- FINGERPRINTS -

FINGERPRINT DISTRIBUTIONS & HAND DIAGNOSTICS: HOW TO UNDERSTAND FINGERPRINTS ON THE 5 FINGERS?




Are fingerprints
linked with ethnicity/race?

People often assume that skin color is the only real racial difference, but the truth is far more complex: even fingerprint patterns vary significantly among ethnic populations around the world!

Studies around the world have also revealed that no single fingerprint pattern type is unique for any race. However, in time studies have confirmed over and over again that fingerprint type distributions do vary with ethnicity. The historical materials presented below provide a peek in the typical trends of variation in populations around the world.

- Cummins & Midlo (1943) -

Cummins & Midlo ('Finger Prints, Palms and Soles', 1943) presented in their work a full chapter devoted to fingerprints, dermatoglyphics & racial variation (see the figure below).

Fingerprints in world populations: arches versus whorls.

• For European populations they described that e.g. the so-called 'pattern intensity' is typically lower in Nordics compared to Mediteraneans. In Northern Europeans arches are seen in about 6% to 9% of all fingers, and whorls are seen in about 25% to 30% of all fingers, while in Southern Europeans arches are less common and whorls are more common (see the right column in the figure above).

Europeans can be used as a point of reference to describe the other populations around the world:

• For African populations the prevalence of arches is typically higher (5% to 25%) than in Europeans, and whorls are higher (40% to 50%) than in Europeans - resulting in lower 'pattern intensities' than seen in Europeans (see the left column in the figure above).

• For American Indians, Arabians, Hindus, Jews & Syrians the prevalence of arches is slightly lower (2.5% to 5%) than in Europeans, and whorls are higher or lower (15% to 35%) than in Europeans - resulting in higher 'pattern intensities' than seen in Europeans (see the left + right column in the figure above).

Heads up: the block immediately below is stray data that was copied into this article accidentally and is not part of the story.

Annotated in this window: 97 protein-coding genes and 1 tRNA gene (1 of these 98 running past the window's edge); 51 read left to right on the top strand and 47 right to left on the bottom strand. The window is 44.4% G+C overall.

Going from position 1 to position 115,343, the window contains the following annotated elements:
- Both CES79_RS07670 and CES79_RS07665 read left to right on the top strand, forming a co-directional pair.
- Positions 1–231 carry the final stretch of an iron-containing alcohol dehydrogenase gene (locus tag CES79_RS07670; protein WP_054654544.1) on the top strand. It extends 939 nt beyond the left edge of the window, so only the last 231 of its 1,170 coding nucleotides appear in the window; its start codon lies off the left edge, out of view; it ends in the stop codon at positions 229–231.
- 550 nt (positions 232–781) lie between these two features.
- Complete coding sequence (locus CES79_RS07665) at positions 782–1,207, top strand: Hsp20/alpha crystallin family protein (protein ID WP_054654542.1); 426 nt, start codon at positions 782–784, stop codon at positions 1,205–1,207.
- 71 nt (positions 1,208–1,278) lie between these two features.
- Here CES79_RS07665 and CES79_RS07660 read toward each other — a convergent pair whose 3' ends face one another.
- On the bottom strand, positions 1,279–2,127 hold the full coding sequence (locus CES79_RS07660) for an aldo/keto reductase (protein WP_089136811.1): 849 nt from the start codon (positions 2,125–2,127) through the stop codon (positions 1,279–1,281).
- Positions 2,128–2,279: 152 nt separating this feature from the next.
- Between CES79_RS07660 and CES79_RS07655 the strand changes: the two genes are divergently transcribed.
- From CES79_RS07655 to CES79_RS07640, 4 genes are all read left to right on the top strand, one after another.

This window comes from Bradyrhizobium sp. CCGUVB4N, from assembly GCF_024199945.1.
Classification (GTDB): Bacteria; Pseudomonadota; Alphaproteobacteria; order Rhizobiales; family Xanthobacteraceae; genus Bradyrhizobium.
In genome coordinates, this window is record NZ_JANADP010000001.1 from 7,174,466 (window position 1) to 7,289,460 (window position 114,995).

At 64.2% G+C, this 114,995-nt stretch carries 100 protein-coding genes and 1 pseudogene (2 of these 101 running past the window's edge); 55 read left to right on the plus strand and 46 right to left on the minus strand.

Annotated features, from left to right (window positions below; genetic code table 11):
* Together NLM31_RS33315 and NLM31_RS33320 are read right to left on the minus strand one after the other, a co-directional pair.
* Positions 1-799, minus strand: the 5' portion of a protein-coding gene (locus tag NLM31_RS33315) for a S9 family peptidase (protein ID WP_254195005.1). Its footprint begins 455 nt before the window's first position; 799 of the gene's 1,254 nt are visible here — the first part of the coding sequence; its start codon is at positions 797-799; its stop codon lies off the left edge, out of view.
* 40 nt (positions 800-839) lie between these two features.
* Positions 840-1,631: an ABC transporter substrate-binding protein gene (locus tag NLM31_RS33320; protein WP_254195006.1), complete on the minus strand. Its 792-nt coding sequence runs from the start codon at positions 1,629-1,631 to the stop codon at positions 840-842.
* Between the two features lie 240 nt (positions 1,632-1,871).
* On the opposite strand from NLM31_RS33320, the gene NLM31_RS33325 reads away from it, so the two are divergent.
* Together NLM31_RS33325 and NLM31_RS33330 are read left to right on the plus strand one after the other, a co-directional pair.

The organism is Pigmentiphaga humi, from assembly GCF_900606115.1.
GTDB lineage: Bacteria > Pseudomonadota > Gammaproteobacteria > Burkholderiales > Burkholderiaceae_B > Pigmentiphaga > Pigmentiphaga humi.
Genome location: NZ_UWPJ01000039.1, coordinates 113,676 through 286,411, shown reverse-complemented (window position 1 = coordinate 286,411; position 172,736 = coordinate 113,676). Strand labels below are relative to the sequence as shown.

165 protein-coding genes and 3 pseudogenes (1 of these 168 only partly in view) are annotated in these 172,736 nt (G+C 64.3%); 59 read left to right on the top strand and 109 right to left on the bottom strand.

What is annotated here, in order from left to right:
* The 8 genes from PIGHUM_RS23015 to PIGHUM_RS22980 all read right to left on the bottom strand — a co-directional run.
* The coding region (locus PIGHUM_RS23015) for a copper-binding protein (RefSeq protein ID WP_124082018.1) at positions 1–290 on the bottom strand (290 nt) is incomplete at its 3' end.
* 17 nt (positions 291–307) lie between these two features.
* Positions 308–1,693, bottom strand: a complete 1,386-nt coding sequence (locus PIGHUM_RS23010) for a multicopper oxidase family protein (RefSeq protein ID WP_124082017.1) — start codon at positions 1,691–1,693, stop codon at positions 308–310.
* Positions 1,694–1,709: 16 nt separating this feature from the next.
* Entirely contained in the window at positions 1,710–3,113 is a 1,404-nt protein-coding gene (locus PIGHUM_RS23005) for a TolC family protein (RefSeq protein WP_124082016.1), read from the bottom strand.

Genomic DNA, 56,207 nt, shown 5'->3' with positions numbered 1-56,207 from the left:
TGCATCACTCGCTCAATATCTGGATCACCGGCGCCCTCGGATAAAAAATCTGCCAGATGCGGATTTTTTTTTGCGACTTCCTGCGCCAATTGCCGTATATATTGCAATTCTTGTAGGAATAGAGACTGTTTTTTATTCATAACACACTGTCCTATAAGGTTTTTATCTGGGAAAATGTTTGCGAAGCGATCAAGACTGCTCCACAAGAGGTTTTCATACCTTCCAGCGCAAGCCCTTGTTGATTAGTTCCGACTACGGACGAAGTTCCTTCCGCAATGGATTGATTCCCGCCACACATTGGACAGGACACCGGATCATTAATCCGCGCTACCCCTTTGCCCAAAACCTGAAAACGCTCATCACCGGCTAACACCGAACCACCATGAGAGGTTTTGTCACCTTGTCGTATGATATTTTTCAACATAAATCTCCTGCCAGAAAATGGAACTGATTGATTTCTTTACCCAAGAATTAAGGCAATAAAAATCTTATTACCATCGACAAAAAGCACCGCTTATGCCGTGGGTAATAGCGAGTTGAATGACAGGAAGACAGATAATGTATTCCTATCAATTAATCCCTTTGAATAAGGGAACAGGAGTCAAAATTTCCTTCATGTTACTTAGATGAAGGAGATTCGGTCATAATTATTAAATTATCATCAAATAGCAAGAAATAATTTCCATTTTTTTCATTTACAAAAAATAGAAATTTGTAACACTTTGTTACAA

• For Asian populations the prevalence of arches is significantly lower (2% to 4.5%) than in Europeans, and whorls are much more common (35% to 60%) than in Europeans - resulting in much higher 'pattern intensities' than seen in Europeans (see the left column in the figure above).


- Rife's Fingerprint World Map (1953) -

David C. Rife's World Map of Fingerprints. David C. Rife (Institute of Genetics and Department of Zoology, Ohio State University) presented in 1953 a fingerprints world map displaying the distribution of the so-called 'pattern index' around the world - more details are presented in the article: 'World Map of Fingerprints'.

Fingerprint world map: pattern intensity index.


- Recent International Studies (2011) -

Recent studies have confirmed the racial tendencies that were e.g. described by Rife + Cummins & Mildo. A 2005 study by Henry J. Swofford revealed that among American populations the ethnic differences manifest likewise as seen in various part of the world:

"..., whorls tended to dominate the Asian race more than any other race. ... Likewise, the black race tended to be dominated by loops and arches."

And a new study focussed the interaction between sexe & race in fingerprints (among 5 world populations, including: Americans, Britains, Chinese, Iranians & Nigerians), revealed that both in men and women whorls dominate the Asian race more than any other race. Despite that whorls are typically more common in males than in females, in Chinese females are whorls even more common than in any of the four male populations of the other ethnic populations. And a likewise pattern is seen for arches in Nigerian females and males - only in American females are more common than in Nigerian males - see the picture below ('click' on the picture for a high resolution image).

Sexe differences in fingerprint pattern type: males versus females.


SUMMARY: The conclusion can only be that fingerprints bare a component that is strongly linked with ethnicity!



How do fingerprints related to diseases & syndromes? ...more.

Martijn van Mensvoort - Hand Research

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